UK records 175 coronavirus deaths and 6,609 cases with fatalities down by 35% in a week

THE UK has today recorded 175 coronavirus deaths – down 35% in a week.

Another 6,609 cases were recorded, bringing the total number of infections to 4,248,286.

šŸ¦  Read ourĀ coronavirus live blogĀ for the latest news & updates

175 new deaths reported, giving a total of 125,343.

It comes as the UK continues to look forward to getting out of lockdown after months of restrictions.

The rules began to be relaxed this week, with kids heading back to school on Monday and Brits allowed to have a coffee on a park bench with one other person.

It's thanks to the success of the vaccination programme, with a total of 20,807,385 Covid-19 jabs taking place in England between December 8 and March 11, according to provisional NHS England data.

It comes as…

  • New Covid clusters have erupted in the South
  • The official R Rate has fallen to its lowest level yet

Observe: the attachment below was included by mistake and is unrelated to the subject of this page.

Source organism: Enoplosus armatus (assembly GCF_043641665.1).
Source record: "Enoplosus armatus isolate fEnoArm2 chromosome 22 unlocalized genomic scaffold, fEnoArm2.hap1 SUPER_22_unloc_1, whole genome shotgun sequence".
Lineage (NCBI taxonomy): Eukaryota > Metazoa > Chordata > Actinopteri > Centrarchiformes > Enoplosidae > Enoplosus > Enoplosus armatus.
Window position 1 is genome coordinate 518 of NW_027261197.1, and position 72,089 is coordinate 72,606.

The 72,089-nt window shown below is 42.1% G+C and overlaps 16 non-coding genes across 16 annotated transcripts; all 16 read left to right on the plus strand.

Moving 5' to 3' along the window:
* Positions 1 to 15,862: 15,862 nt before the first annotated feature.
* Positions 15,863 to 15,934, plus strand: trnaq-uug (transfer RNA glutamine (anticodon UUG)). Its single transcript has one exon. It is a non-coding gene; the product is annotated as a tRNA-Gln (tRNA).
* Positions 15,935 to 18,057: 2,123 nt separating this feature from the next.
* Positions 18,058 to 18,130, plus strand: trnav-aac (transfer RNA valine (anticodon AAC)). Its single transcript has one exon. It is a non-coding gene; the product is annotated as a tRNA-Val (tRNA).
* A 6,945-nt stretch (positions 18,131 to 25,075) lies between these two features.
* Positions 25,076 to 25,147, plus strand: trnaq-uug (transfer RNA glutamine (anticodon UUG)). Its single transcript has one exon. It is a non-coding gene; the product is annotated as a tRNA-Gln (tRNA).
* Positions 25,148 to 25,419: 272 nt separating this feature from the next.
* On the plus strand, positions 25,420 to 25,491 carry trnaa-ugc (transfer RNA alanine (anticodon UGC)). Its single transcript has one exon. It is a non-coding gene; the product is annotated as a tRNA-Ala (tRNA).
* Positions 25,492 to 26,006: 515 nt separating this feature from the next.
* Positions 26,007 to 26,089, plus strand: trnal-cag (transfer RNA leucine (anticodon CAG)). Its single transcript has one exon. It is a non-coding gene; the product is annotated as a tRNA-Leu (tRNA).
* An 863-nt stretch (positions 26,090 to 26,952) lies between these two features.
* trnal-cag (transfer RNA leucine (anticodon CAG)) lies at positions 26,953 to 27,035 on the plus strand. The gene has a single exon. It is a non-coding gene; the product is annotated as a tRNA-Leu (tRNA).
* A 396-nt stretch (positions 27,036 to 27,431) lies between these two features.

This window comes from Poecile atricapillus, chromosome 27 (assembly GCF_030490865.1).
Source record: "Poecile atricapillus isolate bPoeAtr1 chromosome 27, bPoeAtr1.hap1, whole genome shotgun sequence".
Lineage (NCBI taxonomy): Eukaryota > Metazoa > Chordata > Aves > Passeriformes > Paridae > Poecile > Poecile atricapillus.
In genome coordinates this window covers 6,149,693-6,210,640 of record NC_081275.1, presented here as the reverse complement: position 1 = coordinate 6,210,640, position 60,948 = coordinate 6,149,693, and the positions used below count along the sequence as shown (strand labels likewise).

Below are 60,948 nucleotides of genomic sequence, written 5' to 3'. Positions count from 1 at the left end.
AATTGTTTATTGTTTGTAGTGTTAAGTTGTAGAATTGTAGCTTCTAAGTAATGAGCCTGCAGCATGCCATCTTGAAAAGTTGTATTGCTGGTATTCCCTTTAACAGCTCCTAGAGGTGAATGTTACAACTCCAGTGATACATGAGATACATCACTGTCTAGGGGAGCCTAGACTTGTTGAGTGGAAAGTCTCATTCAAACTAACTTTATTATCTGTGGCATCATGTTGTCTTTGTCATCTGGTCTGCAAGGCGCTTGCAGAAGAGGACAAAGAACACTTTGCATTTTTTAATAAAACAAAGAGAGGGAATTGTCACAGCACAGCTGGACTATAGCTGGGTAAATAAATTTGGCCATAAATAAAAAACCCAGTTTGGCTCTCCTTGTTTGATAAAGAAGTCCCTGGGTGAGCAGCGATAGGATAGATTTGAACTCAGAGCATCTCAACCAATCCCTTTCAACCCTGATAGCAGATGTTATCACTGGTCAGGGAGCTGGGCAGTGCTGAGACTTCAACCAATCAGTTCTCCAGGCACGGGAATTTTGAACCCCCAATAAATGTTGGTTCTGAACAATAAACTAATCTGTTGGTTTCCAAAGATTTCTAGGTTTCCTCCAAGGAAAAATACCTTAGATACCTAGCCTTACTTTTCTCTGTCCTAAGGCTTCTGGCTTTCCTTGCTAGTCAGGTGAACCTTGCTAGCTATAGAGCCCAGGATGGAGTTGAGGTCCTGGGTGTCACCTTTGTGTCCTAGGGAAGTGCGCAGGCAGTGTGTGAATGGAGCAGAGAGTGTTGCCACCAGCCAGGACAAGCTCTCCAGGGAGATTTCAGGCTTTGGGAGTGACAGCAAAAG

• Boris Johnson is under pressure to lift lockdown sooner as Wales has joined Scotland in speeding up its path to freedom
  • The AstraZeneca Covid vaccine has been suspended over blood clot fears
  • Scientists have found a new bat virus that is almost identical to Covid

Of this number, 19,798,473 were the first dose of a vaccine, a rise of 211,393 on the previous day, while 1,008,912 were a second dose, an increase of 69,680.

And it was today confirmed that the coronavirus reproduction number, or R value, across the UK is between 0.6 and 0.8, according to the latest Government figures.

R represents the average number of people each Covid-19 positive person goes on to infect.

When the figure is above 1, an outbreak can grow exponentially, but when it is below 1, it means the epidemic is shrinking.

An R number between 0.6 and 0.8 means that, on average, every 10 people infected will infect between six and eight other people.

The latest growth rate is between minus 7% and minus 4%, which means the number of new infections is shrinking by between 4% and 7% every day.

Source: Read Full Article